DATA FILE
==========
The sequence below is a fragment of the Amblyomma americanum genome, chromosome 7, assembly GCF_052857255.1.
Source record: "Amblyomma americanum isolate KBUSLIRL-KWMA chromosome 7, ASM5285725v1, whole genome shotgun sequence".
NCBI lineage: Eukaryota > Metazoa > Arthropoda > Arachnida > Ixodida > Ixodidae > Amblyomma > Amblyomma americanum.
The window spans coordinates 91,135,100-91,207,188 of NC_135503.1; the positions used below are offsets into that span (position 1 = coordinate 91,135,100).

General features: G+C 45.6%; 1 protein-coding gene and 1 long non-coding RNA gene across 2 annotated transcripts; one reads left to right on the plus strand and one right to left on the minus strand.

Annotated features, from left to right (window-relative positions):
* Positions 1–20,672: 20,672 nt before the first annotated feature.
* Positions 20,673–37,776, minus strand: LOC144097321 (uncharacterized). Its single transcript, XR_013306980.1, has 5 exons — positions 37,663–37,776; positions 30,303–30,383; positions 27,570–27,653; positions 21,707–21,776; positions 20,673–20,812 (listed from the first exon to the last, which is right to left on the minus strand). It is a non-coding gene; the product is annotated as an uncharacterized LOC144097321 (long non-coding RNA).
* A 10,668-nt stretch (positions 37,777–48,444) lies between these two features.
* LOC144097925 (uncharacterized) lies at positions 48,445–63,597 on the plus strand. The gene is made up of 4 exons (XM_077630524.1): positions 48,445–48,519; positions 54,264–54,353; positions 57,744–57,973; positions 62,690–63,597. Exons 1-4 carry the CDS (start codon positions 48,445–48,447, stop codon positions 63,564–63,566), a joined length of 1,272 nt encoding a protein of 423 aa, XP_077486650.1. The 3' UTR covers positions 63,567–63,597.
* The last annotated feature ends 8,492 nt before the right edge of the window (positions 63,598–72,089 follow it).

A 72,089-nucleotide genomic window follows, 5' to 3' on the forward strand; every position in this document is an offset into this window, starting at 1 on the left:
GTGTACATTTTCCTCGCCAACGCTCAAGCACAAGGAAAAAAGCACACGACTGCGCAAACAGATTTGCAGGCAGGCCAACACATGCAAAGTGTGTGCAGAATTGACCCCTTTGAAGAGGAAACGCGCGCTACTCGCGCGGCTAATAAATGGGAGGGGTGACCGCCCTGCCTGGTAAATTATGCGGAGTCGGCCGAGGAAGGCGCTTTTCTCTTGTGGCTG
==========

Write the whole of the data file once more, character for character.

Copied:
The sequence below is a fragment of the Amblyomma americanum genome, chromosome 7, assembly GCF_052857255.1.
Source record: "Amblyomma americanum isolate KBUSLIRL-KWMA chromosome 7, ASM5285725v1, whole genome shotgun sequence".
NCBI lineage: Eukaryota > Metazoa > Arthropoda > Arachnida > Ixodida > Ixodidae > Amblyomma > Amblyomma americanum.
The window spans coordinates 91,135,100-91,207,188 of NC_135503.1; the positions used below are offsets into that span (position 1 = coordinate 91,135,100).

General features: G+C 45.6%; 1 protein-coding gene and 1 long non-coding RNA gene across 2 annotated transcripts; one reads left to right on the plus strand and one right to left on the minus strand.

Annotated features, from left to right (window-relative positions):
* Positions 1–20,672: 20,672 nt before the first annotated feature.
* Positions 20,673–37,776, minus strand: LOC144097321 (uncharacterized). Its single transcript, XR_013306980.1, has 5 exons — positions 37,663–37,776; positions 30,303–30,383; positions 27,570–27,653; positions 21,707–21,776; positions 20,673–20,812 (listed from the first exon to the last, which is right to left on the minus strand). It is a non-coding gene; the product is annotated as an uncharacterized LOC144097321 (long non-coding RNA).
* A 10,668-nt stretch (positions 37,777–48,444) lies between these two features.
* LOC144097925 (uncharacterized) lies at positions 48,445–63,597 on the plus strand. The gene is made up of 4 exons (XM_077630524.1): positions 48,445–48,519; positions 54,264–54,353; positions 57,744–57,973; positions 62,690–63,597. Exons 1-4 carry the CDS (start codon positions 48,445–48,447, stop codon positions 63,564–63,566), a joined length of 1,272 nt encoding a protein of 423 aa, XP_077486650.1. The 3' UTR covers positions 63,567–63,597.
* The last annotated feature ends 8,492 nt before the right edge of the window (positions 63,598–72,089 follow it).

A 72,089-nucleotide genomic window follows, 5' to 3' on the forward strand; every position in this document is an offset into this window, starting at 1 on the left:
GTGTACATTTTCCTCGCCAACGCTCAAGCACAAGGAAAAAAGCACACGACTGCGCAAACAGATTTGCAGGCAGGCCAACACATGCAAAGTGTGTGCAGAATTGACCCCTTTGAAGAGGAAACGCGCGCTACTCGCGCGGCTAATAAATGGGAGGGGTGACCGCCCTGCCTGGTAAATTATGCGGAGTCGGCCGAGGAAGGCGCTTTTCTCTTGTGGCTG